2 items from 2006
"Waist Deep" plunges much deeper than that into good old-fashioned genre filmmaking. Director Vondie Curtis Hall gives this virtually nonstop crime actioner, set against the mean streets of Los Angeles, pleasing noirish touches along with larger-than-life-size characters. The Rogue Pictures release is pitched to urban houses so blacks will predominately make up the audience for the well-made film.
Tyrese Gibson, after two fine performances in the John Singleton films "Baby Boy" and "Four Brothers", carries the movie on his broad shoulders, though the impossibly good-looking Meagan Good makes a solid action co-star. The opening sequence in the screenplay by Hall and Darin Scott (from a story by Michael Mahern) is overly contrived, but does set off a classic race against the clock.
A newly paroled ex-con named O2 (Gibson) has somehow landed a security job that gives him access to a gun. When his flaky cousin Lucky (Larenz Tate) fails to pick up O2's son, Junior (H. Hunter Hall), from school, O2 must leave his job before a replacement shows up, taking the gun with him, to pick up the boy.
Then, tooling down Adams Boulevard, O2 has his car jacked by hoods with his boy still inside. This leads to a well-executed foot-and-car chase through traffic with guns going off and bad guys shot, but O2 ultimately loses the car -- and his beloved son. His only connection to the carjackers is a hustler named Coco (Good), who apparently was assigned the job of distracting O2 before the assault. He forces Coco at gunpoint to join him in his crusade to get back his son.
Since O2 has two strikes against him under California's "three strikes" law, he can't go to the police -- certainly not after that highly visible shootout. Lucky finds out that O2's son is being held by a notorious gang leader named Meat (hip-hop star the Game). Meat is demanding $100,000 in two days for Junior's release. So what's an ex-con trying to go straight to do but rob a couple of gang houses and then a few banks to raise the coin?
For a while, O2 and Coco play with the idea of robbing rival gangs to pit them against each other. Somehow this intriguing plot element gets frittered away in the need for action. The robberies themselves are so far-fetched that Hall wisely plays them for laughs. In another mischievous touch, the 48-hour action occurs amid a sea of street protests by South L.A. residents demanding the mayor and police keep their neighborhoods safe. One ambush of the unlucky Lucky happens right behind a rally without one angry participant noticing the gangsters or their guns.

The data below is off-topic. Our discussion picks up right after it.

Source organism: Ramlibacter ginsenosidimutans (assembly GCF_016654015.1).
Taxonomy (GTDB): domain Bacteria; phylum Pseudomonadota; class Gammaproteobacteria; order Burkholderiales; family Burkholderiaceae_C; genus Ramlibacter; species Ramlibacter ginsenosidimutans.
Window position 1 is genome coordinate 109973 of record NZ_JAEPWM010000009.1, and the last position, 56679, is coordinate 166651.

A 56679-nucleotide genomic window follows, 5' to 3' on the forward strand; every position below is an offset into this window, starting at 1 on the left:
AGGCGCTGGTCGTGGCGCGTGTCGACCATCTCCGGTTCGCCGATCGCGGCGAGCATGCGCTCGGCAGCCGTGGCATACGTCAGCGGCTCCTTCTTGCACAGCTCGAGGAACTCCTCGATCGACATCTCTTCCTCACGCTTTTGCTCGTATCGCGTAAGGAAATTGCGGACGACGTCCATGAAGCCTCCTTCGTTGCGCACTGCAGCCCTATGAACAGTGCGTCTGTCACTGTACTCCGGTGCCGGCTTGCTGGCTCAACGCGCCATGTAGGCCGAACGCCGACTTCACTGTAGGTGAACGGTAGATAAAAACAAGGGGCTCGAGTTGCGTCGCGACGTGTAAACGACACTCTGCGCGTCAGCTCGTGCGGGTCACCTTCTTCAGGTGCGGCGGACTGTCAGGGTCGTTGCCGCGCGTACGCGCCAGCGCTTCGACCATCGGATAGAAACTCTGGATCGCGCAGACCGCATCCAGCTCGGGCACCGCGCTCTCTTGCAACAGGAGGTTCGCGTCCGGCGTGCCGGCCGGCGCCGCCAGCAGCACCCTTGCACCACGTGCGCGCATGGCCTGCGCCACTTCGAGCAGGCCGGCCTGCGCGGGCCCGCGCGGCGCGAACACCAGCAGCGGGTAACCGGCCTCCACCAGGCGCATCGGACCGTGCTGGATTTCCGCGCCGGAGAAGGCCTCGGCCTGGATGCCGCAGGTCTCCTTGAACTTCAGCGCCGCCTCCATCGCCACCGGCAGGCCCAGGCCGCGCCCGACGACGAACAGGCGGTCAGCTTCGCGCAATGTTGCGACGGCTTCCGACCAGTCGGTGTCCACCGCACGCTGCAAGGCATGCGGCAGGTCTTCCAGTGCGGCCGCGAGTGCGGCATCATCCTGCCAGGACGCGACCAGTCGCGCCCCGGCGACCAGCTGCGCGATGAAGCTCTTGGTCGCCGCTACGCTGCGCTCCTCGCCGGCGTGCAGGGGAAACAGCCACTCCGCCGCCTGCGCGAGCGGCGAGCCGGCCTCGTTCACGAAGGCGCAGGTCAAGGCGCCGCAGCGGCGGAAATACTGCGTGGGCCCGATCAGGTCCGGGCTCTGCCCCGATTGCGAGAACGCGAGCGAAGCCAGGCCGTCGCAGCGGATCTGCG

Hall paces the film expertly so he can work in calmer moments for his two desperate characters to open up to each other and explore a blossoming friendship. Along with cinematographer Shane Hurlbut, Hall goes for a straightforward yet often striking visual style that allows for a mobile camera and stunts that flow smoothly from characters' actions. In the early going, though, characters in their cars are framed so tightly you wish for a few wider angles so you can see where all the cars and people are positioned.
Terence Blanchard and Denaun Porter's music is serviceable, while Warren A. Young's production design and Marie France's costumes go for a natural though dramatically heightened look. For the record, Junior is played by the son of the director and his actress-director wife, Kasi Lemmons.
Rogue Pictures and Intrepid Pictures present a Radar Pictures and RSVP Prods. production
Director: Vondie Curtis Hall
Screenwriters: Vondie Curtis Hall, Darin Scott
Story: Michael Mahern
Producer: Preston Holmes
Director of photography: Shane Hurlbut
Production designer: Warren A. Young
Music: Terence Blanchard, Denaun Porter
Costume designer: Marie France
Editor: Terilyn A. Shropshire. Cast: 02: Tyrese Gibson
Coco: Meagan Good
Lucky: Larenz Tate
Meat: The Game
Junior: H. Hunter Hall
MPAA rating R
Running time -- 97 minutes »
Columbus Short and R&B sensation Ne-Yo along with Brian White and Meagan Good have been cast in Stompin', an urban dance film that Sylvain White is directing for Screen Gems. Will Packer, who produced The Gospel for Screen Gems, is producing via his Rainforest Films banner. Written by Rob Adetuyi, the story follows a troubled 19-year-old from the gang-infested streets of L.A. who is able to bypass juvenile hall by enrolling in a black university in Atlanta. There he is courted by the top two campus fraternities, both of which want and need his fierce street-style dance moves to win the highly coveted national stepshow competition. The movie is set in the world of "fraternity stepping," a popular activity among black colleges. Short will play the college student, while Ne-Yo is his roommate. Brian White is a lead of a fraternity, and Good is Short's love interest. »
2 items from 2006
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